1. Yennurajalingam, S., Kang, D-H., Hwu, W-J., Padhye, N.S., Masino, C., Dibaj, S.S., Liu, D.D., Williams, J.L., Lu, Z., & Bruera, E. (2018). Cranial electrotherapy stimulation for the management of depression, anxiety, sleep disturbance, and pain in patients with advanced cancer: A preliminary study. Journal of Pain and Symptom Management, 552, 198–206. 
  1. Lichtbroun, A.S., Raicer, M.C., & Smith, RB. (2001). The treatment of fibromyalgia with cranial electrotherapy stimulation. Journal of Clinical Rheumatology, 72, 72-78. 

ABOUT THE AUTHOR

Officer (RET) Tom McMurtry, Sinclair Police Department, has served as a patrol officer for almost 15 years. He came to police work late in life, attending the police academy at the age of 49. He has served as a Field Training Officer, Evidence Technician, Crisis Intervention Officer, and bicycle mechanic. He received the Distinguished Action Award for his response to the mass shooting in the Oregon District of Dayton, Ohio on August 4, 2019. Officer McMurtry retired from the Sinclair PD in July of 2020.

Captain (RET) Tom McMurtry, U.S. Army Special Forces served on active duty and as a reservist for more than 30 years. He was a paratrooper for 24 years and participated in the invasion of Iraq in 2003. He is the recipient of several awards including the Bronze Star, Meritorious Service Metal, Army Commendation Metals, Army Achievement Metals, Master Parachutist Badge, HALO Parachutist Badge and the Special Force Tab.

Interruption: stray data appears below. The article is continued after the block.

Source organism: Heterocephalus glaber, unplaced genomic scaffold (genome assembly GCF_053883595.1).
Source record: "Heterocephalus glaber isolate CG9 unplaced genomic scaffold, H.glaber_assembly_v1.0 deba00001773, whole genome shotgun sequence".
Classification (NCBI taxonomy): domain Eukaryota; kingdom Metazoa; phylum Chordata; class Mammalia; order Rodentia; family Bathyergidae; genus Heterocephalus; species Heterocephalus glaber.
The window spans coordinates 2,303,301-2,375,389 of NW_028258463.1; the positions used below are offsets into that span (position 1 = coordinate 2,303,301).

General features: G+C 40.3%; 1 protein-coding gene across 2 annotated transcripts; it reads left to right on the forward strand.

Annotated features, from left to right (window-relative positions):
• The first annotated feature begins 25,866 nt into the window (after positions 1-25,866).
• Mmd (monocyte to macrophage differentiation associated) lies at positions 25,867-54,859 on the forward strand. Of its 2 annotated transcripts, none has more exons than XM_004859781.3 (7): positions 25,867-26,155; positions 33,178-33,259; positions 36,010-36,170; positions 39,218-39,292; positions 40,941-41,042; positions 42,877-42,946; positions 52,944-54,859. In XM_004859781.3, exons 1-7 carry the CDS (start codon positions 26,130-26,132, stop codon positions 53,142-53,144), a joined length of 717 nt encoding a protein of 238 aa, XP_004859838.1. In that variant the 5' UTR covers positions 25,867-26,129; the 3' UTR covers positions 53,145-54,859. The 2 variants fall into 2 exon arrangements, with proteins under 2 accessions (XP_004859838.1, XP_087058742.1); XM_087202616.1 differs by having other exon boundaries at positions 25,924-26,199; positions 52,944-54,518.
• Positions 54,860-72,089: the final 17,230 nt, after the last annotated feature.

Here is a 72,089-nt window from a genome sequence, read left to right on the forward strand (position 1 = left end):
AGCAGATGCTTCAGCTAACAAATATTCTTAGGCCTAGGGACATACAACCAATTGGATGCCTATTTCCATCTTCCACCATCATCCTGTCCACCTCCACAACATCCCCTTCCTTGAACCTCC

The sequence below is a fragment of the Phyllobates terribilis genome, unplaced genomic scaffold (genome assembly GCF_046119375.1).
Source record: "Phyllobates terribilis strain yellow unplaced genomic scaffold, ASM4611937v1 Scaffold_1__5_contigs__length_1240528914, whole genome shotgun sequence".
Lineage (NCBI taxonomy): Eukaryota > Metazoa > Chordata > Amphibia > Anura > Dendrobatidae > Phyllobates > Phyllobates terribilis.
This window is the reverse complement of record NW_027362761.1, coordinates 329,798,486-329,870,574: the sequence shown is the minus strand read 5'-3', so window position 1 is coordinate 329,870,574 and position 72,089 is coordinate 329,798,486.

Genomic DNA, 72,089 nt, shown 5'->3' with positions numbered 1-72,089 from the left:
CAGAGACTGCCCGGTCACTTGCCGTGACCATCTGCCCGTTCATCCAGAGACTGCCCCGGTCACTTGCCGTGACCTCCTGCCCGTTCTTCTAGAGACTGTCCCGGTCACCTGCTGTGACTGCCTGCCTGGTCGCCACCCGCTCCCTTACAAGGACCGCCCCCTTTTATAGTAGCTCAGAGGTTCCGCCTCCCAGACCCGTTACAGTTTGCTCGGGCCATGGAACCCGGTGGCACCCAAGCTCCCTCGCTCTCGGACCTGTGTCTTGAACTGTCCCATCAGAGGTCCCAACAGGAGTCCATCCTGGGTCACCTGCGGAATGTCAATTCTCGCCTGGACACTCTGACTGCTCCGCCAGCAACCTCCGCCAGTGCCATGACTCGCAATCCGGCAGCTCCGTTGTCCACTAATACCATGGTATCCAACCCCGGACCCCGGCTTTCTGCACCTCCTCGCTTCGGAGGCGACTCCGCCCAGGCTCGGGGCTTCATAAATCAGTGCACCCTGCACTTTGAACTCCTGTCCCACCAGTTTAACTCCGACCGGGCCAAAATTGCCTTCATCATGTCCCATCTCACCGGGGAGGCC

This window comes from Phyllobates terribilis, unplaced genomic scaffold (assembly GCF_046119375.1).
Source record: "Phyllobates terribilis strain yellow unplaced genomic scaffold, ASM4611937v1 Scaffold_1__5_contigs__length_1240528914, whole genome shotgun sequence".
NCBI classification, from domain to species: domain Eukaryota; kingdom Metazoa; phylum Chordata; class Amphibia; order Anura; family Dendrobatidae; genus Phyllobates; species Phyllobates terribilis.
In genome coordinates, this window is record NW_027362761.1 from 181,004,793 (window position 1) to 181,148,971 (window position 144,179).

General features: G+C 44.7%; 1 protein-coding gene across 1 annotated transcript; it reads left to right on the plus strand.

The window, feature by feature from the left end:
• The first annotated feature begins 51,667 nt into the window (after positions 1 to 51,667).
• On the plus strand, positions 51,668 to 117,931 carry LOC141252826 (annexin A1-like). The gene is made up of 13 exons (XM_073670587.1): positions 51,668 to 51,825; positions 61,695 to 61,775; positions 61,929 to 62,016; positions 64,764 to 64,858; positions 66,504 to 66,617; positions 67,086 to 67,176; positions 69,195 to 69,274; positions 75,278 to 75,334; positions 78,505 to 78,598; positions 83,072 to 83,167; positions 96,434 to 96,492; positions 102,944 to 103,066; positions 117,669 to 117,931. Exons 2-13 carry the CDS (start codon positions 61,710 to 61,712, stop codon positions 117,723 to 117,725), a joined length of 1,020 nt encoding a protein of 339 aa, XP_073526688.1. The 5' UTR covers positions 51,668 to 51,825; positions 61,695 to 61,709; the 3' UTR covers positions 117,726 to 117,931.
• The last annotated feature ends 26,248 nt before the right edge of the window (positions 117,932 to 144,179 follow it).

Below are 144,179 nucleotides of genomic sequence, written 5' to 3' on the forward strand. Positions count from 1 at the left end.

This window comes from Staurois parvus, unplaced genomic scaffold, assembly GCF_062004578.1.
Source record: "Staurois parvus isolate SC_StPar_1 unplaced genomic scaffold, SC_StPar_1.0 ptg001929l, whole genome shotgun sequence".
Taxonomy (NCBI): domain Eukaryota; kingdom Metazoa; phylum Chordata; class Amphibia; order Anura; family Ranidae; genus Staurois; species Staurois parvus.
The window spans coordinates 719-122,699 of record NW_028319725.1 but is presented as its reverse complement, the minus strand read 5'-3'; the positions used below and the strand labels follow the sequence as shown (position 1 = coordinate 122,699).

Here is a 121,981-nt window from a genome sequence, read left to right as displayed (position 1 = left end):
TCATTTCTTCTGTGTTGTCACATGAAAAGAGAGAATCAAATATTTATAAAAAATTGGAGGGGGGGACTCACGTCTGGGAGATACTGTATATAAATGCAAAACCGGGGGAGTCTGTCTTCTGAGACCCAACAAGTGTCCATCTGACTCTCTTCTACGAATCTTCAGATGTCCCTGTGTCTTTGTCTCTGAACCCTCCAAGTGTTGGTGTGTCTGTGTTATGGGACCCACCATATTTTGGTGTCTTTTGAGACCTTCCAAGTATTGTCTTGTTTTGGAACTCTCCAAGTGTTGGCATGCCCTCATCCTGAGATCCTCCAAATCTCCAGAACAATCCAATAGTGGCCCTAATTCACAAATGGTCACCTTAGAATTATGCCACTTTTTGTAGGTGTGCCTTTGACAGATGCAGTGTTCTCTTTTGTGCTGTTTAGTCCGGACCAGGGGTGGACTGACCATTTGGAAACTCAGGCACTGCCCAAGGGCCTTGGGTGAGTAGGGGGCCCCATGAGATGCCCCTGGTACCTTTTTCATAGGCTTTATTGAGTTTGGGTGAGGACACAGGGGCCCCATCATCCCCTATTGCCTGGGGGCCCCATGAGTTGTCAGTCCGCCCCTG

Contentment Magazine

The dictionary defines “content” as being in a state of peaceful happiness.  The AIS magazine is called Contentment because we want all of our guests and members to find contentment in their lives by learning about stress management and finding what works best for each them.  Stress is unavoidable, and comes in many shapes and sizes that makes being in a state of peaceful happiness seem like a very lofty goal.  But happiness is easy to find once you are able to find ways to manage your stress and keep a healthy perspective when going though difficult times in life.  You will always have stress, but stress does not always have you!